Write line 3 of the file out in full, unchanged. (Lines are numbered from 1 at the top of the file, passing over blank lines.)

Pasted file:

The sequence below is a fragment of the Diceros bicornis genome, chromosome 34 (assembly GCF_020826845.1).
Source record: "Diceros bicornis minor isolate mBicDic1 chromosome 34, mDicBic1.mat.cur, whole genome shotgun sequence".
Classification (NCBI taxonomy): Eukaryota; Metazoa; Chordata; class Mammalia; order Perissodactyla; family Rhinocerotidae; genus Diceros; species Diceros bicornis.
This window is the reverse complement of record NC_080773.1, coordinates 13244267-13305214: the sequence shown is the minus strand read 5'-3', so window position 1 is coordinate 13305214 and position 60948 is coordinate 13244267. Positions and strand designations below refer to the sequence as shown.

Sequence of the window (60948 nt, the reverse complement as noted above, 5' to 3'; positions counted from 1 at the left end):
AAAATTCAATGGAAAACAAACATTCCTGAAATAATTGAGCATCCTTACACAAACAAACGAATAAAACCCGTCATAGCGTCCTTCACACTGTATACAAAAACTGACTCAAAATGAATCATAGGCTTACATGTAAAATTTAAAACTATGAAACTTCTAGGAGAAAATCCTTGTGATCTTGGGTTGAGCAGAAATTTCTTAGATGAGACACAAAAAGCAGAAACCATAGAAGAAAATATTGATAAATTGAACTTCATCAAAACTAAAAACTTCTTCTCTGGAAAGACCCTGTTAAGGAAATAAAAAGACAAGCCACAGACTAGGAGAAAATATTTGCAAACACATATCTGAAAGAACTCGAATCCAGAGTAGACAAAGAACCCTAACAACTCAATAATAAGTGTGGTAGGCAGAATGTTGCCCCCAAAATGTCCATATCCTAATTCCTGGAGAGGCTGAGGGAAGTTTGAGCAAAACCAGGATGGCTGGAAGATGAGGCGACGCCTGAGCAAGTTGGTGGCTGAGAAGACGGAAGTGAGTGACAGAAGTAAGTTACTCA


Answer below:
Classification (NCBI taxonomy): Eukaryota; Metazoa; Chordata; class Mammalia; order Perissodactyla; family Rhinocerotidae; genus Diceros; species Diceros bicornis.